Left Coast Voices

"I would hurl words into the darkness and wait for an echo. If an echo sounded, no matter how faintly, I would send other words to tell, to march, to fight." Richard Wright, American Hunger

Archive for the tag “military”

Pope Benedict XVI and Politics – Tom Rossi

It was just announced that Pope Benedict XVI is stepping down, due to health concerns. And while he’s certainly no John Paul II, he’s a decent guy (although he didn’t resolve the molestation issue to anyone’s satisfaction, to say the least) and I hope he isn’t suffering too much from his arthritis and whatever other afflictions he may have. However, in thinking about his tenure as Pope, I couldn’t help but think about how involved in politics he and the Catholic Church have become (again) lately.

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The Catholic Church was, for centuries, the beginning, the middle, and the end of the political story in Europe. But in more recent times, the church had actually settled in to look more like, well, a church. But during the term (as it turn out) with Pope Benedict XVI (formerly known as Cardinal Joseph Ratzinger) as the leader of the Church, politics have again come to the forefront, even if to a lesser degree than in the Middle Ages.

Of course,the Catholic Church is far from the only large, religious organization playing politics (while enjoying tax-exempt status) – the Southern Baptist Church and the Church of Jesus Christ of Latter Day Saints (the Mormons) are also well known in the political arena.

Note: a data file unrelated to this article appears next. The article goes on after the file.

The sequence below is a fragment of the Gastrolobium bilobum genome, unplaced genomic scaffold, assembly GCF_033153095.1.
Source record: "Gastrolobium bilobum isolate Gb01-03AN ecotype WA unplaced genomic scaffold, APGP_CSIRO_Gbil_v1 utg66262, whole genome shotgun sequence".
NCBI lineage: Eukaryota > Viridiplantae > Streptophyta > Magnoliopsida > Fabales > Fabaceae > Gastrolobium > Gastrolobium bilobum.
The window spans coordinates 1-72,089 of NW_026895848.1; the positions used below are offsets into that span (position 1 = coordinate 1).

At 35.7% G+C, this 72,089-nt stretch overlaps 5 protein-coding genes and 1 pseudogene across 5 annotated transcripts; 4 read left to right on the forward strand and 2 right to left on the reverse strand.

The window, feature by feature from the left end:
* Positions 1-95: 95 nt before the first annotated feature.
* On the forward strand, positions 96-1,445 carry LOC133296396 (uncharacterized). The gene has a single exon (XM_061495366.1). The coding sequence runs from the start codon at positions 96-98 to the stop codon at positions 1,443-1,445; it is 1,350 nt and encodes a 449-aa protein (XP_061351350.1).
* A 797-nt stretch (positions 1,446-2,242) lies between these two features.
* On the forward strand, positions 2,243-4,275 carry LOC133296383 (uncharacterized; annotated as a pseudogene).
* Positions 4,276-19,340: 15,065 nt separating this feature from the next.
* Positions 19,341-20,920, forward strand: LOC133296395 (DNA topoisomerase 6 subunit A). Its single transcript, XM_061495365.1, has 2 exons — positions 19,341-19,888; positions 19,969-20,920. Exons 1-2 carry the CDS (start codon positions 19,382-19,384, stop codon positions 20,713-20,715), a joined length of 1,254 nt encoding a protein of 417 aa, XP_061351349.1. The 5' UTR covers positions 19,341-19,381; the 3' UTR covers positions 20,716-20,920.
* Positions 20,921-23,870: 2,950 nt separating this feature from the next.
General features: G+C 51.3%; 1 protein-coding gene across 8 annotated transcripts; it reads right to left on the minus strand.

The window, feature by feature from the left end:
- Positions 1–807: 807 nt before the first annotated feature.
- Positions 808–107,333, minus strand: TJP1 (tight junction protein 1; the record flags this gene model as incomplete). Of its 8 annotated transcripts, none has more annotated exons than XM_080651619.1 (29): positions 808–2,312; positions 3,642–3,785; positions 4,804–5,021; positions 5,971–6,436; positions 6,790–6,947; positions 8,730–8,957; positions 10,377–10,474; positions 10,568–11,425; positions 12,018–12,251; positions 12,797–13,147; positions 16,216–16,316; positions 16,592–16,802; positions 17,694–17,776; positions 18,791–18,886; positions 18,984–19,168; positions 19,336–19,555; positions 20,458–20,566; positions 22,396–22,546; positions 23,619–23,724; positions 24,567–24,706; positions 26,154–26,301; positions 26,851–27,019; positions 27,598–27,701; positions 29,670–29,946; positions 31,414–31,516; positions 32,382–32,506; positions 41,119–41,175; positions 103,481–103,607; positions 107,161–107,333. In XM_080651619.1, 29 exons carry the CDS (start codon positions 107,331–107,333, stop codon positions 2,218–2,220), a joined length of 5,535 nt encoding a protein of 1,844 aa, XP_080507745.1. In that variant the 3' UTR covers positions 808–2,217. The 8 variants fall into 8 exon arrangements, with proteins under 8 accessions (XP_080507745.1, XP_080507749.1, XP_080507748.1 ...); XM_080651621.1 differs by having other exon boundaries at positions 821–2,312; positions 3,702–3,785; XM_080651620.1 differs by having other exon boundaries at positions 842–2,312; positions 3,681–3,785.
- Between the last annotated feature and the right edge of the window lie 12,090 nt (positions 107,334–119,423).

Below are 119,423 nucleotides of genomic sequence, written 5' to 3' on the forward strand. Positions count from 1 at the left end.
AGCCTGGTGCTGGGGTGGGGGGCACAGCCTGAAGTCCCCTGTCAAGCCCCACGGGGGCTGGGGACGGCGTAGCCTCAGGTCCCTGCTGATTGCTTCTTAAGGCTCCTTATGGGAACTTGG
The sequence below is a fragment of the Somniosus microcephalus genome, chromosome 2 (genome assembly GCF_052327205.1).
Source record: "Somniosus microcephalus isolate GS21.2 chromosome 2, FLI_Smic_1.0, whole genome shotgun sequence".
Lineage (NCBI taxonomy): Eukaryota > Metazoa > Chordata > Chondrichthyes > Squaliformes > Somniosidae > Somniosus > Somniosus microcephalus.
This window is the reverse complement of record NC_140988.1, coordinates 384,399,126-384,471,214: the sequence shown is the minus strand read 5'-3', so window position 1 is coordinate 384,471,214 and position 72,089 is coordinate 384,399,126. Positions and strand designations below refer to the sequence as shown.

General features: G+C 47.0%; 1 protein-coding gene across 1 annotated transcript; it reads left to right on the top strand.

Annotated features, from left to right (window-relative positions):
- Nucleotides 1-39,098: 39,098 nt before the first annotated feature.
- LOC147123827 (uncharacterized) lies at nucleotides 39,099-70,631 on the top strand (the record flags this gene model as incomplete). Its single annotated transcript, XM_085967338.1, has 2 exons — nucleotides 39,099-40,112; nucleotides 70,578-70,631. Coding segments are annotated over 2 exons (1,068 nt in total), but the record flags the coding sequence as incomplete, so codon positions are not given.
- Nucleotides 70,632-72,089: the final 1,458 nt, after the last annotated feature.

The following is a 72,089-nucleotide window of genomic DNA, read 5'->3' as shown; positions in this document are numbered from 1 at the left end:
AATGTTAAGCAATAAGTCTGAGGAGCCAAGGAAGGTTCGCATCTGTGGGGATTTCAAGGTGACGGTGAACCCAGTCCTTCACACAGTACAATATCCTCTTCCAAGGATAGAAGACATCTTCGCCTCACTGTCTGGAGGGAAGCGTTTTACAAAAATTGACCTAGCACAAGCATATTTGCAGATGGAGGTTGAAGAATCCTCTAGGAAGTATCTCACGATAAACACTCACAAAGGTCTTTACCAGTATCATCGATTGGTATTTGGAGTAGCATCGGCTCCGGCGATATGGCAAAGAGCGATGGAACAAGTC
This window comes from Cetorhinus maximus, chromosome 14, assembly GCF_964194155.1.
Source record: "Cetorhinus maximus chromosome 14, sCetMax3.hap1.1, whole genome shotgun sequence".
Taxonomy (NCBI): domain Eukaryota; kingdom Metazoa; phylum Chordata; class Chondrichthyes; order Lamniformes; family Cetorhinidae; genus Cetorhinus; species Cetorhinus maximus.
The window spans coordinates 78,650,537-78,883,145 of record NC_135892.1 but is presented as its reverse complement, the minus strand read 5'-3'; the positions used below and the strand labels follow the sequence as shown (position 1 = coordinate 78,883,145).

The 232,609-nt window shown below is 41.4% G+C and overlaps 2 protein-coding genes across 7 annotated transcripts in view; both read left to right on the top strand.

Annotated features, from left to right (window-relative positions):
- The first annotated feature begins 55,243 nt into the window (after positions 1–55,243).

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What these groups (and many others) share, is the desire to impose their brand of morality on others. For example, it’s not enough that Catholics and Southern Baptists and Mormons be prevented from entering into a same-sex marriage, they don’t want anyone in a same-sex marriage. These same groups often work for the suppression of science, also.

As I write this, as usual, I can’t help but think, “Well, how am I different?” I want people to follow certain rules of society. I want people to be polite and considerate. I want them to make tiny sacrifices in order to grease the wheels of a pleasant community. I’d sure like it if, when a driver sees a car in the next lane on the freeway put her turn signal on, he would let her merge into the lane unobstructed instead of speeding up to make it more difficult. I think I’ve uncovered the reason nobody uses their turn signal, anymore.